What does your calendar say about you?

Watch this video from Tom Peters. It is directed at people in a work context, but his main point is equally applicable to the study context. The calendar never lies. You can make a resolution that “this is the semester that I am going to keep up to date with my studies each week to prevent stupid amounts of exam stress”, but if your calendar doesn't reflect the planning and setting of specific goals around effective learning and studying, you're lying to yourself.

What if your calendar is empty? Well at certain points of the day, week or year when you need to rest and recharge, it should be empty, but if it is empty most of the time, that probably means you either:

  • don’t plan – which is not good for feeling a sense of control
  • you try to hold and remember all your plans in your head - which is cognitively exhausting and means you may miss something
  • you have no idea where your time goes - which gives you very little to work with when you want to make some changes.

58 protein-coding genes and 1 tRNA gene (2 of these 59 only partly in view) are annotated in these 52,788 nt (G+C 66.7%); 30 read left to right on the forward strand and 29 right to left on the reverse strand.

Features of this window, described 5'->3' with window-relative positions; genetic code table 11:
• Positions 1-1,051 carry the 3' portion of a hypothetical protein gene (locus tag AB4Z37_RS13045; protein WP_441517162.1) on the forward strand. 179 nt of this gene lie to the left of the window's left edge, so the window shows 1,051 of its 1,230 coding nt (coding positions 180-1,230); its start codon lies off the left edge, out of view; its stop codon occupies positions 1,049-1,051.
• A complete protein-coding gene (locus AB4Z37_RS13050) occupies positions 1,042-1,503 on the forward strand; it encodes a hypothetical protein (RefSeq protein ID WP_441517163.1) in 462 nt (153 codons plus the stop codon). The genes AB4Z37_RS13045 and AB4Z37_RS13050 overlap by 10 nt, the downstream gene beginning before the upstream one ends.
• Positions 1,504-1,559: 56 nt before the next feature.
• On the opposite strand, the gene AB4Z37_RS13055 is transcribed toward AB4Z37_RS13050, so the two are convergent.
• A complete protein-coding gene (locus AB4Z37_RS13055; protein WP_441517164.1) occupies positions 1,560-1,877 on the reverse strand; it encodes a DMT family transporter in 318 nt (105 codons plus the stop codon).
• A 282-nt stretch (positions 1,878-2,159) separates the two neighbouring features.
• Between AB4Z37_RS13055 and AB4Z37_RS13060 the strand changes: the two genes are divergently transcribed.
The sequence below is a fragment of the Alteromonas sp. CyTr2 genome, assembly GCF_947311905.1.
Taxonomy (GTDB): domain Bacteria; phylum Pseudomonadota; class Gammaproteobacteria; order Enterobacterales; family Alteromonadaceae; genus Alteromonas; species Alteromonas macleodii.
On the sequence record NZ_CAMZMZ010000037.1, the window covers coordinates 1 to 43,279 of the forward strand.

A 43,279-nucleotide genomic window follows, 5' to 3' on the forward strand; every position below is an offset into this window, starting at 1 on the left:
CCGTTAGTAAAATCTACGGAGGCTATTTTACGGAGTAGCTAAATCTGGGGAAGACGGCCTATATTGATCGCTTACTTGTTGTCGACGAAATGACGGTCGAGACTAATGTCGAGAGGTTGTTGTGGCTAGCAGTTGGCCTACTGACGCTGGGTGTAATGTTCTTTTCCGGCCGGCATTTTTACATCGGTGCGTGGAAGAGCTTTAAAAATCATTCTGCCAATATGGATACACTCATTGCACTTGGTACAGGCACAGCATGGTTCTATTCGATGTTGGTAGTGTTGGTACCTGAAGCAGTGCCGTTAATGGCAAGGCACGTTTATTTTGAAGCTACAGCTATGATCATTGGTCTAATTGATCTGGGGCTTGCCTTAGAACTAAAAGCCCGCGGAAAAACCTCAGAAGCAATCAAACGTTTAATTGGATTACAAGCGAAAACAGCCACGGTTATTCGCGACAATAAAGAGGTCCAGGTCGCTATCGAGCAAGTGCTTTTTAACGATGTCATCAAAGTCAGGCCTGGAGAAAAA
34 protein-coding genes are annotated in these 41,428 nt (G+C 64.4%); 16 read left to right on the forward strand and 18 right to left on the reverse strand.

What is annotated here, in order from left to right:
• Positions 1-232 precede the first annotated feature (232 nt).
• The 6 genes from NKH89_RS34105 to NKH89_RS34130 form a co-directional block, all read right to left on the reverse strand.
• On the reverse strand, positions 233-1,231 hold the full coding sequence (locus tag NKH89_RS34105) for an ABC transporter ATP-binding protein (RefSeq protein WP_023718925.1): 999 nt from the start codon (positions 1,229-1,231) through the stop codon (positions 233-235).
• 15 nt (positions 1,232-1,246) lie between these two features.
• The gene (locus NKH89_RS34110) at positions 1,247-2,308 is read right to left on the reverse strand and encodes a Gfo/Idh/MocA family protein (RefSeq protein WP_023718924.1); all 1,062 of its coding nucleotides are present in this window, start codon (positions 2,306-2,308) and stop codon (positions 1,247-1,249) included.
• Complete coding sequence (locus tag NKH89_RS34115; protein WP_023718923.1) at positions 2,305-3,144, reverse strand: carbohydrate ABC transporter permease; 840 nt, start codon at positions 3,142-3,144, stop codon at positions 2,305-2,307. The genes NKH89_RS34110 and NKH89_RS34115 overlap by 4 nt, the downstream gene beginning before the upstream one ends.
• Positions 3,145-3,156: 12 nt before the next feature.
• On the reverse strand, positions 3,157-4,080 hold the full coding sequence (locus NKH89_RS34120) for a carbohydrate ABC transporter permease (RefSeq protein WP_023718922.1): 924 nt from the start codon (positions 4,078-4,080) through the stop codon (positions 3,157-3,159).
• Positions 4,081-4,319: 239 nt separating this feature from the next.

Understand yourself and how you work best better, by using the Progress Journal to plan your well-being! This journal from Tony Wilson and Performance Lab encourages you to not only plan your study and assessment workload, but reminds you of the importance of relaxation, relationships, self, and gratitude.

Download journal template

Information that appears on the Wellness website is general information only and is not intended to be medical advice, diagnosis, treatment, or instruction. UQ Law encourages students who have health-related concerns or questions to seek professional healthcare assistance, either from the student services provided at UQ or from their general practitioner.

Last updated:
2 July 2018